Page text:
Figure 3.19 “No True Southerner, No True Scotsman”

Fallacy No True Scotsman


Working with No Evidence—These fallacies occur when the evidence asserted turns out to be no evidence whatsoever.

  • Burden of Proof—This logical fallacy, quite similar to the appeal to ignorance, occurs when the author forgets that she is the one responsible for supporting her arguments and, instead, shifts the burden of proof to the audience.

Example: “Larry stole my painting,” Edith cried.  “Prove to me he didn’t!”  No: The one making the claim must give reasons and evidence for that claim before anyone else is obligated to refute it. If Edith cannot give sound proof of Larry’s guilt, the argument should be rejected.

  • Arguing from Silence or Ignorance—Like the burden of proof fallacy, this one occurs when the author, either implicitly or explicitly, uses a lack of evidence as a type of proof.  This is the basis for most conspiracy theory nonsense, as if the lack of evidence is so hard to believe, the only reason to explain why it is missing is a cover up. Remember, it is the writer’s job to present positive proof (evidence that actually exists and can be literally seen) to support any argument made. If a writer cannot find evidence, he must admit that he may be wrong and then, find a new argument!

Example: “There is no proof that Joe the Politician conspired with the Canadians to rig the elections.”  “A-ha! That there is nothing to find is proof that he did!  He must have paid off everyone involved to bury the evidence.”  Lack of proof cannot be–in and of itself–a type of proof because it has no substance; it is a nothing.  Is it possible that proof may arise in the future?  Yes, but until it does, the argument that Joe and the Canadians rigged an election is illegitimate.  Is it possible that Joe both rigged the election and paid people off to hide it?  Again, yes, but there are two problems with this reasoning: (1) Possibility, like absence of evidence, is not in itself a type of evidence, and (2) possibility does not equal probability.  Just because something is possible does not mean it is probable, let alone likely or a sure thing.  Those supporting conspiracy theories try to convince others that lack of proof is a type of proof and that a remote possibility is actually a surety.  Both fail the logic test.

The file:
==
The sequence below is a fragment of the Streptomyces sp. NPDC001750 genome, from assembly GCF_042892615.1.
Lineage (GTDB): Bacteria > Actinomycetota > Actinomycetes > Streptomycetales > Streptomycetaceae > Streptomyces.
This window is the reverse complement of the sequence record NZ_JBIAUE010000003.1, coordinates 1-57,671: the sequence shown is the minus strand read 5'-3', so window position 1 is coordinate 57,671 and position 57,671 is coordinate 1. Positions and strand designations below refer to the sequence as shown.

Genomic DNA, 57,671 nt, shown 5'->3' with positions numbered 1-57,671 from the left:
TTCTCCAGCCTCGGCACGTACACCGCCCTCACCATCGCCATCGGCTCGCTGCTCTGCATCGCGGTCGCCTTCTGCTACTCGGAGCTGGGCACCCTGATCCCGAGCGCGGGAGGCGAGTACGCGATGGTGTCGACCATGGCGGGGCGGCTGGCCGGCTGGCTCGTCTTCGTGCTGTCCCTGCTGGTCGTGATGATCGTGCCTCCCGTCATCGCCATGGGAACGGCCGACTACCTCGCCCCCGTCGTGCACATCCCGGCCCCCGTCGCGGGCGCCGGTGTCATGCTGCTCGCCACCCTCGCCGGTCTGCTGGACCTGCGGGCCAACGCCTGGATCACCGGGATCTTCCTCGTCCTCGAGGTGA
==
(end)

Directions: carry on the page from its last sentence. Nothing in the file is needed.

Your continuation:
Figure 3.20 “Arguing from Ignorance”

Fallacy Arguing from Silence or Ignorance


  • Circular Reasoning—also known as begging the question, occurs when, instead of providing reasons for a claim, the arguer just restates the claim but in a different way.  An author cannot sidestep reasons and proof for an argument by just repeating the claim over and over again.

Example: “The death penalty is sinful because it is wrong and immoral.”  The conclusion (the death penalty is sinful) looks like it is supported by two premises (that it is wrong, that it is immoral).  The problem is that the words “wrong” and “immoral” are too close in meaning to “sinful,” so they are not actual reasons; rather, they are just other ways to state the claim.

  • Special Pleading—Anyone who makes a case based on special circumstances without actually providing any reasonable evidence for those circumstances is guilty of special pleading.

Example: “Is there any extra credit I can do to make up for my missing work?” Many students have asked this of their college professors.  Embedded within the question is a logical fallacy, the insistence that the student asking it should get special treatment and be rewarded with extra credit even though he missed prior assignments.  If the student has logical (and preferably documented) reasons for missing course work, then the fallacy of special pleading does not apply.  Those expecting to be given special treatment without reasonable justification have committed the special pleading fallacy.

  • Moving the Goalposts—happens when one keeps changing the rules of the game in mid-play without any reasonable justification.

Example: This fallacy occurs in Congress quite a lot, where the rules for a compromise are established in good faith, but one side or the other decides to change those rules at the last minute without good reason or evidence for doing so.